What is P-Value and what is its Usefulness?
The P-value is the probability of deriving a t-statistic that is similar to the observation made in a research. This definition is true provided the test statistic is distributed as expected based on the null hypothesis. The value measures the extent to which the sample used in data analysis differs from the null hypothesis. The P-value enables the data analysts to decide on their own if they are going to regard the results as significant.
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It is a probability that indicates the extent to which the discrepancy variable will deviate from the model data in the future. It indicates that the discrepancy value will assume a higher value than the observed value in the future provided the current model is well specified.
It is used to investigate whether the results observed in a study occurred by chance, or whether there is any evidence against the null hypothesis. The P-value is usually computed using Z-Distribution. A P-value of 0.05 or below is considered statistically significant. However, this value needs to be compared with the level of significance to make inferences about a particular data set.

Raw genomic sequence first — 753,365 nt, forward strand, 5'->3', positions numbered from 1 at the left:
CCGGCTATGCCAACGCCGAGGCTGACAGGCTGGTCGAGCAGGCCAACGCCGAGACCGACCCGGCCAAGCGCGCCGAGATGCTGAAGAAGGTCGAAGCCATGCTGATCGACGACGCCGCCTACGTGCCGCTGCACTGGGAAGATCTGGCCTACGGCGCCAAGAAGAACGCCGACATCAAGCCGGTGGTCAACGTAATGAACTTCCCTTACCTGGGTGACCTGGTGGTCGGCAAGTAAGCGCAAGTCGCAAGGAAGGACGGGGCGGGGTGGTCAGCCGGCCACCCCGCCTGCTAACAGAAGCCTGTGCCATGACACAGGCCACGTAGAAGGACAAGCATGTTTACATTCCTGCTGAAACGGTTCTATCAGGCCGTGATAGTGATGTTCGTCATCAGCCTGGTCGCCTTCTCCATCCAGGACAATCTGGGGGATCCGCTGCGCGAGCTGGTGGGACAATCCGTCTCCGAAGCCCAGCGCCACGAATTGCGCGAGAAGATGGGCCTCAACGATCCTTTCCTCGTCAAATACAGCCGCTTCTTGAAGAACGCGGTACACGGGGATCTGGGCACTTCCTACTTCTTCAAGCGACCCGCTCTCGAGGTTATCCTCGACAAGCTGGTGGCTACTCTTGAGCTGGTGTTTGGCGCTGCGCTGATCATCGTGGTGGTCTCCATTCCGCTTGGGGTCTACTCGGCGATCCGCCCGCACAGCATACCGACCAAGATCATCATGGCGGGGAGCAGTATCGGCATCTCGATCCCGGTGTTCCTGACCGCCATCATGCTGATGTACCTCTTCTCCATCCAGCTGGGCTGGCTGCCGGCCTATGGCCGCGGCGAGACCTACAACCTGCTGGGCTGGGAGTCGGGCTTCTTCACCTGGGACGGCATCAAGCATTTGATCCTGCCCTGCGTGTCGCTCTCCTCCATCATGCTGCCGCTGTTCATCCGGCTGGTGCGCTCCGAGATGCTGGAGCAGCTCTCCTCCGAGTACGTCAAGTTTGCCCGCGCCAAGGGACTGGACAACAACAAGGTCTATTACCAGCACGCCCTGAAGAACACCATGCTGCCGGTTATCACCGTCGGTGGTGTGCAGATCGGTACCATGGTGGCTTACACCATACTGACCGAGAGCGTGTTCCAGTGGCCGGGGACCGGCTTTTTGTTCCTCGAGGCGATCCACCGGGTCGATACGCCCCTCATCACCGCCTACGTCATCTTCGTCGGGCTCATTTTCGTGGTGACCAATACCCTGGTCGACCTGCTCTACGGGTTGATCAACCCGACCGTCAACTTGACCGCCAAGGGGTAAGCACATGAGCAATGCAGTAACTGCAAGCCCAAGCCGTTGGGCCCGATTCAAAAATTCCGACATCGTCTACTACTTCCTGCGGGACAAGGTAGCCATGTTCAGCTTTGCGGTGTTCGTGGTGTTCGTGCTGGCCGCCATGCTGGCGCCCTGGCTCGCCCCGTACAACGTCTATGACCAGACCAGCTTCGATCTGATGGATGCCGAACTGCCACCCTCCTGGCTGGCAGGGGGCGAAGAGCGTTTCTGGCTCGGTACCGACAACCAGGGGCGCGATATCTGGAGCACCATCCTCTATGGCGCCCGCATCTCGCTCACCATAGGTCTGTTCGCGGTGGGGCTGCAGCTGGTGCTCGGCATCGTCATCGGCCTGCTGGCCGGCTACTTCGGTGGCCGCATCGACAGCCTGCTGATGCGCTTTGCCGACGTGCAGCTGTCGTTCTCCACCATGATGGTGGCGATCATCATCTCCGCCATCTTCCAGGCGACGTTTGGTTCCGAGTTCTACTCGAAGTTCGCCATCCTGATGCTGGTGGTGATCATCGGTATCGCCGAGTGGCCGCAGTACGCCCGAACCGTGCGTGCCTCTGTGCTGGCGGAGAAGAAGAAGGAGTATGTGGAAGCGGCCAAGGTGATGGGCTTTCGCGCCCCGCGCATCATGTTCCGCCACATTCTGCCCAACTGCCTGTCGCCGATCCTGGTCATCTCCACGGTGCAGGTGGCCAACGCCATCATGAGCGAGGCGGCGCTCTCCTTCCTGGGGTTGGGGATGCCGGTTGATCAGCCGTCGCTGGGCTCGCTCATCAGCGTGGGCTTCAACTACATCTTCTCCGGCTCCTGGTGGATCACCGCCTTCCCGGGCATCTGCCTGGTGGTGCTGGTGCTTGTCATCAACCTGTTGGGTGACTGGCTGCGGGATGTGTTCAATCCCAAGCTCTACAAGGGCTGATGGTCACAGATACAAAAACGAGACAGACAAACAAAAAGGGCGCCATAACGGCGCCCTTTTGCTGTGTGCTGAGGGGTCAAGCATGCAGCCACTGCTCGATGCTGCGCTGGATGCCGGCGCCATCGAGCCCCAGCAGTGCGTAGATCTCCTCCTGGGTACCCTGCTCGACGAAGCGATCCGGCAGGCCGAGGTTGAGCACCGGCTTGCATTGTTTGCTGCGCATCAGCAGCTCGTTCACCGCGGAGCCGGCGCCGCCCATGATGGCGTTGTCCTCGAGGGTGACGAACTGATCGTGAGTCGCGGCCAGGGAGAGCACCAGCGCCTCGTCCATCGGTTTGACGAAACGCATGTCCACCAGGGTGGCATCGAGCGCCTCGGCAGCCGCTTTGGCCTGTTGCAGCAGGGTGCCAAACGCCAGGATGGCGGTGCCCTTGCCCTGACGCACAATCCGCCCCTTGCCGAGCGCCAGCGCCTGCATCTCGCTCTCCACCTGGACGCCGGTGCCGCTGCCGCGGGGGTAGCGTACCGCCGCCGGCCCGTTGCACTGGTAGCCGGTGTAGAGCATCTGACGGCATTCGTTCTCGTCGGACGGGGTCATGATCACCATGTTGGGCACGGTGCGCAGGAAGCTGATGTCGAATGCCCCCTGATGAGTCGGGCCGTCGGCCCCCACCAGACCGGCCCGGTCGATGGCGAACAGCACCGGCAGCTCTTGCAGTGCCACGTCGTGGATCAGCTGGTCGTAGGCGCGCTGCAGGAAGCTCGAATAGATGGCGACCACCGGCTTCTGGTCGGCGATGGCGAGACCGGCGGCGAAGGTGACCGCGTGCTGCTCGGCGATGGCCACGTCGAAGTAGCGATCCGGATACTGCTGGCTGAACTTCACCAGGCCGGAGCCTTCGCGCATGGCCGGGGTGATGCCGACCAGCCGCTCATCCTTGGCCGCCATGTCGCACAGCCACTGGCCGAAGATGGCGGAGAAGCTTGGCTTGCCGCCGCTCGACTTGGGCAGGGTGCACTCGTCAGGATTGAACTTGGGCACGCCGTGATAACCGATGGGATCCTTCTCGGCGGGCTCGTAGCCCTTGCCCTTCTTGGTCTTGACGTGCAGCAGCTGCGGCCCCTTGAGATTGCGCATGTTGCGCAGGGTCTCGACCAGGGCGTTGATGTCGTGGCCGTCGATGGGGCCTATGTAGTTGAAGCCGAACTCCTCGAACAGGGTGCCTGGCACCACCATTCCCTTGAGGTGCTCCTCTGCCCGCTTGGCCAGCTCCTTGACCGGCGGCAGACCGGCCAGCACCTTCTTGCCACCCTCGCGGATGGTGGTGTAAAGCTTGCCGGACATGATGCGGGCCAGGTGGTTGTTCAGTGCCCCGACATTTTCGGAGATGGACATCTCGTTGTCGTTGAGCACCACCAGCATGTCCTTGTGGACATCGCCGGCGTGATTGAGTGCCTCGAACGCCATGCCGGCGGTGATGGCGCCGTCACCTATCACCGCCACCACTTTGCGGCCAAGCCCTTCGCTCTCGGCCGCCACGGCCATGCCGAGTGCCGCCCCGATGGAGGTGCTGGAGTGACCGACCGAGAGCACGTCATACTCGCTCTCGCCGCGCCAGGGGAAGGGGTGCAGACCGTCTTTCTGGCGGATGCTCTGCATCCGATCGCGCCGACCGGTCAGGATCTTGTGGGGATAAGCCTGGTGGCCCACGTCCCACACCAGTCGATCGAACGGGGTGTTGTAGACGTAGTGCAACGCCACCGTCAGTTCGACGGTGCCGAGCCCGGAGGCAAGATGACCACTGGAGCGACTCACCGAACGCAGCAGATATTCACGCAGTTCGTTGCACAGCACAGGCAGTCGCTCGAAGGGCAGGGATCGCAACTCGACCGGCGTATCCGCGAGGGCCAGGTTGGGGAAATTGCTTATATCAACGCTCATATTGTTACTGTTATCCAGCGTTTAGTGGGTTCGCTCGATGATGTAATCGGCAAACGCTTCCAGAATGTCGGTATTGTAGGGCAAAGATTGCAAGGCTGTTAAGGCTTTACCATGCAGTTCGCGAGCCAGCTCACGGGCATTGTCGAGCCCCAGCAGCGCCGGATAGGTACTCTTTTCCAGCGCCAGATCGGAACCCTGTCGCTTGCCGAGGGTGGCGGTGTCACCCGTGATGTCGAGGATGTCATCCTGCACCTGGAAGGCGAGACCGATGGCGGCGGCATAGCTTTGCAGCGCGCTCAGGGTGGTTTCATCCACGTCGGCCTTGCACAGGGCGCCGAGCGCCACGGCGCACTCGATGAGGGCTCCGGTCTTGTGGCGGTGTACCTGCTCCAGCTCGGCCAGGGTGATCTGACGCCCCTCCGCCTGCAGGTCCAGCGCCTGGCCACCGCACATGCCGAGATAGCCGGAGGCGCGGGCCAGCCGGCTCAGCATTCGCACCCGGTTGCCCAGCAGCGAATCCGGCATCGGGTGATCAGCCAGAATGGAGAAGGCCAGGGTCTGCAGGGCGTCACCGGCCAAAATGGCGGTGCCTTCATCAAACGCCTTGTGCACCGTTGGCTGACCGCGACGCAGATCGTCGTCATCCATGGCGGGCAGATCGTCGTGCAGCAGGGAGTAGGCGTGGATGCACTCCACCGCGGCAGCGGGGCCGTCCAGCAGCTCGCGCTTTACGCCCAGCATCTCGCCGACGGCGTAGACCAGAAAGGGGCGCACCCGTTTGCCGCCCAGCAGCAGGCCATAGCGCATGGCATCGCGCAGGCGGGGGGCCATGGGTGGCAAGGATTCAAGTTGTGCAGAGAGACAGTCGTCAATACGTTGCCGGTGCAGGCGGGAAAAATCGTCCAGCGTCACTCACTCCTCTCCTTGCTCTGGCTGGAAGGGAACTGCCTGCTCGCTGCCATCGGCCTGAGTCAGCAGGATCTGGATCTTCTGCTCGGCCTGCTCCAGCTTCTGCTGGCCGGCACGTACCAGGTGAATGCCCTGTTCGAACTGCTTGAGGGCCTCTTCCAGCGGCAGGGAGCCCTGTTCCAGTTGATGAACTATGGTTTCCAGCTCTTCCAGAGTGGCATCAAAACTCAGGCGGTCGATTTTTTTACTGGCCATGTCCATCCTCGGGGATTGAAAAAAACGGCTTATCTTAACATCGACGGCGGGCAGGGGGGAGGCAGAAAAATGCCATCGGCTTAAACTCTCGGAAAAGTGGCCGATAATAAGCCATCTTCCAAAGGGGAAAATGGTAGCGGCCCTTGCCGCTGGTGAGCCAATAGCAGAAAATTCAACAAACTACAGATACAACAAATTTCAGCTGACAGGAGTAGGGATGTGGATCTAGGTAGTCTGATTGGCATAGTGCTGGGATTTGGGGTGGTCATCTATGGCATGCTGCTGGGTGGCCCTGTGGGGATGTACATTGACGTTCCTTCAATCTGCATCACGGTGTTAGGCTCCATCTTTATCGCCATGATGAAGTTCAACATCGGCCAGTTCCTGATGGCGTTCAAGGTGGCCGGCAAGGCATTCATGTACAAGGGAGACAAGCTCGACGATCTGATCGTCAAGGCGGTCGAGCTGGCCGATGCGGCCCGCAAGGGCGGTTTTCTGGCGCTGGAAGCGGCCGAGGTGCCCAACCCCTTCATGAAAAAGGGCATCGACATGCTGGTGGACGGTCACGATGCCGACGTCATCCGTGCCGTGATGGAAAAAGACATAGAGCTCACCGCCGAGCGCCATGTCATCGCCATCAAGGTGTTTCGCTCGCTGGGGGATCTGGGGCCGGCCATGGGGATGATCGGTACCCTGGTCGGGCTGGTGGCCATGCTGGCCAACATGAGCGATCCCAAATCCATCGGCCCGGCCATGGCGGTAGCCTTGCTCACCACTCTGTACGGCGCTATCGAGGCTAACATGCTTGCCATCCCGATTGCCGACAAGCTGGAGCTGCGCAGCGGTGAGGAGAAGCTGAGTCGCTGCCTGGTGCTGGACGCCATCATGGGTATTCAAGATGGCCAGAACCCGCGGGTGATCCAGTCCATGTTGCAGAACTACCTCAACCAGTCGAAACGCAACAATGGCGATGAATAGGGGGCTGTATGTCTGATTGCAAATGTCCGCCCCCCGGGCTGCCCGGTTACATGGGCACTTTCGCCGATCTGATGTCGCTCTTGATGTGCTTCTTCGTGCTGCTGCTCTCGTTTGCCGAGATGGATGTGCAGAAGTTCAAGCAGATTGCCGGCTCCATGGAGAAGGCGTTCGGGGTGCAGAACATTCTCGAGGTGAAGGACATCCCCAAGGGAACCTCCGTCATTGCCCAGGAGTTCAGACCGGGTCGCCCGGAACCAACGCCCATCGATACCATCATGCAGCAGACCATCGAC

Role of significance Level on the usefulness of P-value
The level of significance plays a major role in the usefulness of P-value. It is compared with the P-values in order to make inferences about a data set. The level of significance only tells the researcher of the significance of research results at a given level, but the P-value allows the researcher to assess the significance of the results.
When the P-value is less than the significance level, the decision criterion consists in the fact that one rejects the null hypothesis, and does not reject the alternative hypothesis. When the P-value is greater than the level of significance, one does not reject the null hypothesis. The level of significance is, therefore, very vital in the decision criterion of P-value.
Interpretation of P-values
When the P-values are too small, it means that the null hypothesis is strongly rejected. The hypothesis being tested is more strongly rejected when the P-values are too small than when they are large. The decision criterion using the P-value is that we reject the null hypothesis when the P-value is less than or equal to the significance level.
For instance, at a significance level of α = 0.05, and P-values 0.05 and 0.01, we would reject the null hypothesis. We consider the P-value = 0.01 better than P-value = 0.05 because 0.01 means that the null hypothesis is strongly rejected. The idea here is that when P-values are too small, the null hypothesis is strongly rejected.
The conclusion is as follows, for P = 0.01, the null hypothesis is more strongly rejected than when we have p = 0.05. Concerning P-value = 0.049 and P-value = 0.052, one can conclude that P-value of 0.049 is better than P-vale of 0.052. In P-value = 0.049, the null hypothesis is more strongly rejected than when we have P-value of 0.052.
We only accept the P-value of 0.05 or below. When it is above 0.05, it shows that there is not strong evidence against the null hypothesis. The value needs to be compared with the significance level in order to make inferences. The P-value is a strong tool for decision making in statistical analysis.